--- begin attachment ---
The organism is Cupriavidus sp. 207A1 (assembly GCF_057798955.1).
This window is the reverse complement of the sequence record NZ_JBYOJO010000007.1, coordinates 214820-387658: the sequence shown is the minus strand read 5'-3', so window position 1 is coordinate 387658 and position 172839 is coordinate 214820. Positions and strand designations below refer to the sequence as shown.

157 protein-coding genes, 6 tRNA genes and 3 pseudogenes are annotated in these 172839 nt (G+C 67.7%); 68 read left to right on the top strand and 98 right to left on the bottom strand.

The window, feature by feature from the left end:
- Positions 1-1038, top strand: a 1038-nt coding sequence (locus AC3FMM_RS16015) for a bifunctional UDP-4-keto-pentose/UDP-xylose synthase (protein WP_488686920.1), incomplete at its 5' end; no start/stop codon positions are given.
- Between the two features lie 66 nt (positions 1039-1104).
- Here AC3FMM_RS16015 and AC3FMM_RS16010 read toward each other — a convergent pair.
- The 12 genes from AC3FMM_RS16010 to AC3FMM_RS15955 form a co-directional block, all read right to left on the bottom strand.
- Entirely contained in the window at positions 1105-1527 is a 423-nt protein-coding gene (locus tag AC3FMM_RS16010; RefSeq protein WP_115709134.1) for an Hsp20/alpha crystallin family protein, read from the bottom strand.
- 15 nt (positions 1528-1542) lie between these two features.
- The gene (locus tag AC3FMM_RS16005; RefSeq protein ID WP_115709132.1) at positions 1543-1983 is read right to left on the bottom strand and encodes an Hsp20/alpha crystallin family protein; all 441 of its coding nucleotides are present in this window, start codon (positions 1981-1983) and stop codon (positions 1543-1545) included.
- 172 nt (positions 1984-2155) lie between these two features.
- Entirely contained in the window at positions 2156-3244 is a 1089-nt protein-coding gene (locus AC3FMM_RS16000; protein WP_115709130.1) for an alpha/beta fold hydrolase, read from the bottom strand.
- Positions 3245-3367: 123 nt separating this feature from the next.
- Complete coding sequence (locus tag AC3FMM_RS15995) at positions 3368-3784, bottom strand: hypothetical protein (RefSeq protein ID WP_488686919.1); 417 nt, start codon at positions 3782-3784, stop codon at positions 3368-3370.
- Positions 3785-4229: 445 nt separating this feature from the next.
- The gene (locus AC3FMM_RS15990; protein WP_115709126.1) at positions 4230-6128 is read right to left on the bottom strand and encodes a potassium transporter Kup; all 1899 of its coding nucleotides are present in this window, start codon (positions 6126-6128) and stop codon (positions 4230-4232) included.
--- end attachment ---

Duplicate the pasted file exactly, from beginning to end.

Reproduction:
The organism is Cupriavidus sp. 207A1 (assembly GCF_057798955.1).
This window is the reverse complement of the sequence record NZ_JBYOJO010000007.1, coordinates 214820-387658: the sequence shown is the minus strand read 5'-3', so window position 1 is coordinate 387658 and position 172839 is coordinate 214820. Positions and strand designations below refer to the sequence as shown.

157 protein-coding genes, 6 tRNA genes and 3 pseudogenes are annotated in these 172839 nt (G+C 67.7%); 68 read left to right on the top strand and 98 right to left on the bottom strand.

The window, feature by feature from the left end:
- Positions 1-1038, top strand: a 1038-nt coding sequence (locus AC3FMM_RS16015) for a bifunctional UDP-4-keto-pentose/UDP-xylose synthase (protein WP_488686920.1), incomplete at its 5' end; no start/stop codon positions are given.
- Between the two features lie 66 nt (positions 1039-1104).
- Here AC3FMM_RS16015 and AC3FMM_RS16010 read toward each other — a convergent pair.
- The 12 genes from AC3FMM_RS16010 to AC3FMM_RS15955 form a co-directional block, all read right to left on the bottom strand.
- Entirely contained in the window at positions 1105-1527 is a 423-nt protein-coding gene (locus tag AC3FMM_RS16010; RefSeq protein WP_115709134.1) for an Hsp20/alpha crystallin family protein, read from the bottom strand.
- 15 nt (positions 1528-1542) lie between these two features.
- The gene (locus tag AC3FMM_RS16005; RefSeq protein ID WP_115709132.1) at positions 1543-1983 is read right to left on the bottom strand and encodes an Hsp20/alpha crystallin family protein; all 441 of its coding nucleotides are present in this window, start codon (positions 1981-1983) and stop codon (positions 1543-1545) included.
- 172 nt (positions 1984-2155) lie between these two features.
- Entirely contained in the window at positions 2156-3244 is a 1089-nt protein-coding gene (locus AC3FMM_RS16000; protein WP_115709130.1) for an alpha/beta fold hydrolase, read from the bottom strand.
- Positions 3245-3367: 123 nt separating this feature from the next.
- Complete coding sequence (locus tag AC3FMM_RS15995) at positions 3368-3784, bottom strand: hypothetical protein (RefSeq protein ID WP_488686919.1); 417 nt, start codon at positions 3782-3784, stop codon at positions 3368-3370.
- Positions 3785-4229: 445 nt separating this feature from the next.
- The gene (locus AC3FMM_RS15990; protein WP_115709126.1) at positions 4230-6128 is read right to left on the bottom strand and encodes a potassium transporter Kup; all 1899 of its coding nucleotides are present in this window, start codon (positions 6126-6128) and stop codon (positions 4230-4232) included.